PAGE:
The White Salmon Valley School District's board members have run into a buzz-saw of opposition to a concept that could see a 38,000 square foot assisted living center for seniors plopped down on land currently occupied by the Jewett Sports Complex. For many years, the four Little League ball fields there -- on a four-acre parcel owned by the school district -- have been used for a variety of sports activities by kids all across the community.
Our view: The assisted living center is a valuable concept that would be an asset to the community -- but the Jewett Sports Complex's four ball fields simply should not be in consideration as the site.
The ball fields offer too many important benefits to allow them to be lost, and it's not just a matter of moving the fields elsewhere. As citizens pointed out at the April 20 school board meeting, there's much more to it: There is the open green space that would be lost. There is the sense of community and sharing that has gone into the countless hours of volunteer effort to build the ball fields into the gem they are today. There is the handy location adjacent to a vibrant neighborhood and not far from downtown, making it easy for many kids to walk or ride their bikes to the fields.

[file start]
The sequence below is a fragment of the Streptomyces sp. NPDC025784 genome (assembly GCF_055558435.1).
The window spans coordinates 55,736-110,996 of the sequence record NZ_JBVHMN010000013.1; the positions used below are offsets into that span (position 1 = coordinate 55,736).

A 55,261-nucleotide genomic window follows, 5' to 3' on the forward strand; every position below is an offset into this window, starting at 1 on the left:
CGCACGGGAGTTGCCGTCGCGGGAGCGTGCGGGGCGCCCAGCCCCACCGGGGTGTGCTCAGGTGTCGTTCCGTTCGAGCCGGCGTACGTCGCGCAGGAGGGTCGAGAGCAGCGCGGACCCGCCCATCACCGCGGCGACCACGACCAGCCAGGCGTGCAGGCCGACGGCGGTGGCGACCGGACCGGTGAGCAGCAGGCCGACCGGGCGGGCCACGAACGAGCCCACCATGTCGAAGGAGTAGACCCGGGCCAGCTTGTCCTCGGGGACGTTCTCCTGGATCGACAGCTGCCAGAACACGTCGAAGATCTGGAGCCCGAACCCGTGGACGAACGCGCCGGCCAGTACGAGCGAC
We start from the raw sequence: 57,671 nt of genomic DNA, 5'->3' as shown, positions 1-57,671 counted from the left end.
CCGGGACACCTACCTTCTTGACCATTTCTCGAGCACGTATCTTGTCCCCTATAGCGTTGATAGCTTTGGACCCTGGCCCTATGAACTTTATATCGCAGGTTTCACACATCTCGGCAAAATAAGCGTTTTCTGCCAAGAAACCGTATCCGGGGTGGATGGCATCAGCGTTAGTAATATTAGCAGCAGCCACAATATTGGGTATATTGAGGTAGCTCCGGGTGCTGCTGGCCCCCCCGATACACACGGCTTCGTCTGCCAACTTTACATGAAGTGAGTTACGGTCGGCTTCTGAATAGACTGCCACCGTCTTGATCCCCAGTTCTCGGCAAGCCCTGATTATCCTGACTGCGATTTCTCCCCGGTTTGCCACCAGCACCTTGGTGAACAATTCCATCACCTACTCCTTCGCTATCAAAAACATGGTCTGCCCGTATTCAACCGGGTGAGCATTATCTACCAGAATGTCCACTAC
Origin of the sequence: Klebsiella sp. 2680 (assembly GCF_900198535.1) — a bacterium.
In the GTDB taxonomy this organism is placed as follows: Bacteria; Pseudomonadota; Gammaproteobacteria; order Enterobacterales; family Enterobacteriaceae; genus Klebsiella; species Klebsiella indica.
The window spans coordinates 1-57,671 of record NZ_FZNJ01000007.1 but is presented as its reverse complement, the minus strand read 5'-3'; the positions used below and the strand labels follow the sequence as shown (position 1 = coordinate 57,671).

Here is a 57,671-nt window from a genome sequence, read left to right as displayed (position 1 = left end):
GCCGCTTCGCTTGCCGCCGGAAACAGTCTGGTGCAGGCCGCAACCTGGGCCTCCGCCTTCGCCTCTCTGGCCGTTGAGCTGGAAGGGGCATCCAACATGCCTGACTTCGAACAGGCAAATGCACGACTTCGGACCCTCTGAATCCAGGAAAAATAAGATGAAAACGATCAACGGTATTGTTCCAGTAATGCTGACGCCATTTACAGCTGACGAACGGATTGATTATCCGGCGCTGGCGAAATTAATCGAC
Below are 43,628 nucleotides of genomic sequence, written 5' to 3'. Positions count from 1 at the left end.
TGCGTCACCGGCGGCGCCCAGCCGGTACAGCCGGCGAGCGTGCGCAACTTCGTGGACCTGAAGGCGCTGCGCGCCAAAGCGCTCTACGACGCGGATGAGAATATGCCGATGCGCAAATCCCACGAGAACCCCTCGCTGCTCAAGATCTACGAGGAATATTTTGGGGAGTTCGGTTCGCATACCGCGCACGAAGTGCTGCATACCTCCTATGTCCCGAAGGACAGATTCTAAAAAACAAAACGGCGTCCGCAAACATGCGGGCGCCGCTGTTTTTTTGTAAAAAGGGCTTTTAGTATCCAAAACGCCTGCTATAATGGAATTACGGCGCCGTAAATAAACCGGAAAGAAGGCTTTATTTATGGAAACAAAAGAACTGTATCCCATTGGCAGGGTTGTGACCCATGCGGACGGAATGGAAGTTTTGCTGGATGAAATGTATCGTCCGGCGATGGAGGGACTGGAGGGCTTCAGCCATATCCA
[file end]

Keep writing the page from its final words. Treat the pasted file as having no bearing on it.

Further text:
And on a practical level, those living in the Tohomish/O'Keefe/Center/Orchard streets neighborhood are already expressing alarm that a facility of this size could land in their residential area. No doubt, if it were to go there, traffic levels would take a huge jump, and some of those quiet streets would probably need to be widened.
To their credit, the school board members made clear they would not even consider the assisted living center if it meant eliminating the sports complex. They expressed support for the ball fields, yet wondered if a situation could be developed in which everyone involved could benefit, by moving the fields onto school district land near Columbia High School and improving them in the process with more modern, possibly expanded facilities. They reasoned that perhaps the assisted living center could be built, creating jobs and benefiting seniors; the school district could gain funds; and the ball fields could be upgraded, all at once.
Yet the ball fields represent something members of the community have built, maintained, and enhanced over the years. As a result, there is a strong emotional attachment to the fields. And generations of kids have played there -- having fun, being part of a team, staying in shape, learning about life. You can't put a price tag on that type of thing.
We understand the school district is hurting for funds, and this idea -- leasing the site where the assisted living center would be built -- could provide a significant financial boost.
But pursuing this deal doesn't feel right. As one citizen said, it would be a bit like digging up a graveyard. Some places should be considered sacred.
Given the bonds this community has to those ball fields, it doesn't make sense for the Jewett Sports Complex site to be given consideration as a location for construction of a sprawling assisted living facility.